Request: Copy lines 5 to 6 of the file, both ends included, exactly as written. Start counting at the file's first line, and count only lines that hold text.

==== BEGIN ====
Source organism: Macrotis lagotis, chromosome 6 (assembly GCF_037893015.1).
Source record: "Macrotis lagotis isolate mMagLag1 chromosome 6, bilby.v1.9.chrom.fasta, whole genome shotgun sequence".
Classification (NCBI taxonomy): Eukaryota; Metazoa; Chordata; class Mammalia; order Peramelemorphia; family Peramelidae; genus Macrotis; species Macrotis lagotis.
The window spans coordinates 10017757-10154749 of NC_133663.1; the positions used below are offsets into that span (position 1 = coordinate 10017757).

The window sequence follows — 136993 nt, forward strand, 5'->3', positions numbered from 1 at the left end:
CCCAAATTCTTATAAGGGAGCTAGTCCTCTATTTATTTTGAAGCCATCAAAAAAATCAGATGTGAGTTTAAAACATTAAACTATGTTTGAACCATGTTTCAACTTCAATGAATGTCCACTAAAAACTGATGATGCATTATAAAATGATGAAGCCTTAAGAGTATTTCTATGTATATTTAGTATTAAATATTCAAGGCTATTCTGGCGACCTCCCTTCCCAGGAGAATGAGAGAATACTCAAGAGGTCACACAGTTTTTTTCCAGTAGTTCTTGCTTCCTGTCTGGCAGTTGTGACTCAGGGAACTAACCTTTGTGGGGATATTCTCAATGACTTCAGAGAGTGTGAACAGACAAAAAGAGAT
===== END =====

The window sequence follows — 136993 nt, forward strand, 5'->3', positions numbered from 1 at the left end:
CCCAAATTCTTATAAGGGAGCTAGTCCTCTATTTATTTTGAAGCCATCAAAAAAATCAGATGTGAGTTTAAAACATTAAACTATGTTTGAACCATGTTTCAACTTCAATGAATGTCCACTAAAAACTGATGATGCATTATAAAATGATGAAGCCTTAAGAGTATTTCTATGTATATTTAGTATTAAATATTCAAGGCTATTCTGGCGACCTCCCTTCCCAGGAGAATGAGAGAATACTCAAGAGGTCACACAGTTTTTTTCCAGTAGTTCTTGCTTCCTGTCTGGCAGTTGTGACTCAGGGAACTAACCTTTGTGGGGATATTCTCAATGACTTCAGAGAGTGTGAACAGACAAAAAGAGAT